The oracle told Julius Caesar to “beware the ides of March,” but patent practitioners have more cause for concern about the IDSs they will have to file in March.

The McKesson Problem

Federal Circuit decisions such as McKesson indicate that there can be a duty to disclose information from co-pendng U.S. applications, including Office Actions and cited references. However, the USPTO’s current IDS rules do not provide an efficient framework for citing information from a co-pending U.S. application that is undergoing parallel examination. As a result, applicants are forced to submit copies of documents already in the hands of the USPTO.

I have proposed three changes to the MPEP and USPTO regulations that the USPTO could adopt to alleviate the burdens of complying with the duty of disclosure in this context. I have pointed out that the required refiling of documents that the USPTO already has burdens the USPTO as well as applicants. I have noted that “McKesson IDS” is one of the most common search topics that bring people to this blog.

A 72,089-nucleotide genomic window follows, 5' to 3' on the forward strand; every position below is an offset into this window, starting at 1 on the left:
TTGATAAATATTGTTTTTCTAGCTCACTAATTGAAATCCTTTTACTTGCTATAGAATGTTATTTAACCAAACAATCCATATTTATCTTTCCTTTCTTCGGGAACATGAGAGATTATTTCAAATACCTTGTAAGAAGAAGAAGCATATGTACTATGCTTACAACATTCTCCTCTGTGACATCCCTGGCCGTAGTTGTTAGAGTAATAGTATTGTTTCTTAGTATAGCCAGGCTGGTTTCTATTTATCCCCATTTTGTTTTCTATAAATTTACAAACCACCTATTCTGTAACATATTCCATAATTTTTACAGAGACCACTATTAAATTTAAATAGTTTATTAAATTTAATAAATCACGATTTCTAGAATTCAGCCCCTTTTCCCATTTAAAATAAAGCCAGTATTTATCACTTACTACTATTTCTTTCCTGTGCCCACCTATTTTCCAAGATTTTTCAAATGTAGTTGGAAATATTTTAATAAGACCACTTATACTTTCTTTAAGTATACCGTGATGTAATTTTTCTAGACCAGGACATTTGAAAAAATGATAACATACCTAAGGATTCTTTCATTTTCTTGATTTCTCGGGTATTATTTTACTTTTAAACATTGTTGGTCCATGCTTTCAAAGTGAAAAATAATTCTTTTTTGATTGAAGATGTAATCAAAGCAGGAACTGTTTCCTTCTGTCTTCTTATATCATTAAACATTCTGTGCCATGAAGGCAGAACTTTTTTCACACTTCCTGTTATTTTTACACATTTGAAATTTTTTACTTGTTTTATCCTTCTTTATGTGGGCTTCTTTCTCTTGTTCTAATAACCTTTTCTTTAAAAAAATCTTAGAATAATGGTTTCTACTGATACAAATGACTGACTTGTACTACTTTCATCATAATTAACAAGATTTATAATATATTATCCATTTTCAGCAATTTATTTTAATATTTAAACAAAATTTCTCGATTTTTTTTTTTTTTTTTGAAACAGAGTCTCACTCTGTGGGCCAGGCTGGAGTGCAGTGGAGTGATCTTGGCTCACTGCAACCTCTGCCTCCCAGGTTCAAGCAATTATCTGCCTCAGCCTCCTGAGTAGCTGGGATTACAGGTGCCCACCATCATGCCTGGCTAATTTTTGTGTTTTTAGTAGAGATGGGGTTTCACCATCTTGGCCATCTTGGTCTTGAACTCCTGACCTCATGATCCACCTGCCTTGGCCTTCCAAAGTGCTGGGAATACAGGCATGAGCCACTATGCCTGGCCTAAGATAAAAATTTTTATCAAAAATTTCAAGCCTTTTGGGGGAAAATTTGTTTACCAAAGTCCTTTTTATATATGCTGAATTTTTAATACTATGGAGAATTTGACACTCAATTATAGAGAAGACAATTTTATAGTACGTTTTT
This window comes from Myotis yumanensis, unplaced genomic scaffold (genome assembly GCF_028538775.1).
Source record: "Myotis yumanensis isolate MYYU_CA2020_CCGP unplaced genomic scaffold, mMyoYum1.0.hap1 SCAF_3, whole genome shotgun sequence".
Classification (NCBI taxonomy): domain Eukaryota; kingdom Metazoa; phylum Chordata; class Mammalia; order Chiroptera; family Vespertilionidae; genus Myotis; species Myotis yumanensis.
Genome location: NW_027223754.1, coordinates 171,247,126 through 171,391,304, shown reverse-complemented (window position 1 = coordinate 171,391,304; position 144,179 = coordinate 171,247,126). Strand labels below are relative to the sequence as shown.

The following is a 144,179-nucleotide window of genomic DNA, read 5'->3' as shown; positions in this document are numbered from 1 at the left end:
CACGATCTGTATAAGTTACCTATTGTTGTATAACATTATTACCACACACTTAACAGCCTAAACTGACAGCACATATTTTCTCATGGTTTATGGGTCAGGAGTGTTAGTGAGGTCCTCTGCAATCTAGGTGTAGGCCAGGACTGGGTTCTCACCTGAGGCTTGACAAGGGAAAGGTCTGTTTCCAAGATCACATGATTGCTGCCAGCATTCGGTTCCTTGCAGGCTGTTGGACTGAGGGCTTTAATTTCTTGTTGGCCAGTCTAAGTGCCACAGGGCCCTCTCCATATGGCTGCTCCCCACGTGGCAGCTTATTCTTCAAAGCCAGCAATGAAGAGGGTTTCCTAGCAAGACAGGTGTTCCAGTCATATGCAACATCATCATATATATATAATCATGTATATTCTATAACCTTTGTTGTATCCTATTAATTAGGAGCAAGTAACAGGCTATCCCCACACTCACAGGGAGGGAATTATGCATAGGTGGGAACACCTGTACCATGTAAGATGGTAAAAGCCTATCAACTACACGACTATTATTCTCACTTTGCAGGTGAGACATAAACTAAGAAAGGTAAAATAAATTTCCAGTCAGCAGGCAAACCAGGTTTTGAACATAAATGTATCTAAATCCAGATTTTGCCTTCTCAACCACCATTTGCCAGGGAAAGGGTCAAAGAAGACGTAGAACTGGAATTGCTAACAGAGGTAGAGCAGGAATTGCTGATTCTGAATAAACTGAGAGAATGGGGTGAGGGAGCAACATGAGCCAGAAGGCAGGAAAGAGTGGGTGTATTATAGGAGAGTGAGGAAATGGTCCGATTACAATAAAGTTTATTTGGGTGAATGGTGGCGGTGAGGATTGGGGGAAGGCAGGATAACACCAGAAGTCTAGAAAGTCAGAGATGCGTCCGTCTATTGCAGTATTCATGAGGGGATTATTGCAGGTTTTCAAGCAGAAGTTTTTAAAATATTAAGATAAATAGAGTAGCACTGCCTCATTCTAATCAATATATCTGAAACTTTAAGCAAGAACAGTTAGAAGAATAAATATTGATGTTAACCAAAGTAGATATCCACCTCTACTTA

The IDS of March

The “IDS of March” is an IDS that caught my attention as symbolizing the wastefulness imposed by the current IDS rules that require applicants to file copies of documents in one application that the USPTO already has in connection with another (identified) application.


There has to be a more efficient way to get this information in front of examiners without needlessly burdening applicants, the USPTO and the environment.

Do you have a McKesson-type IDS that should be featured as an IDS of March?

Leave a comment and I will follow-up with you.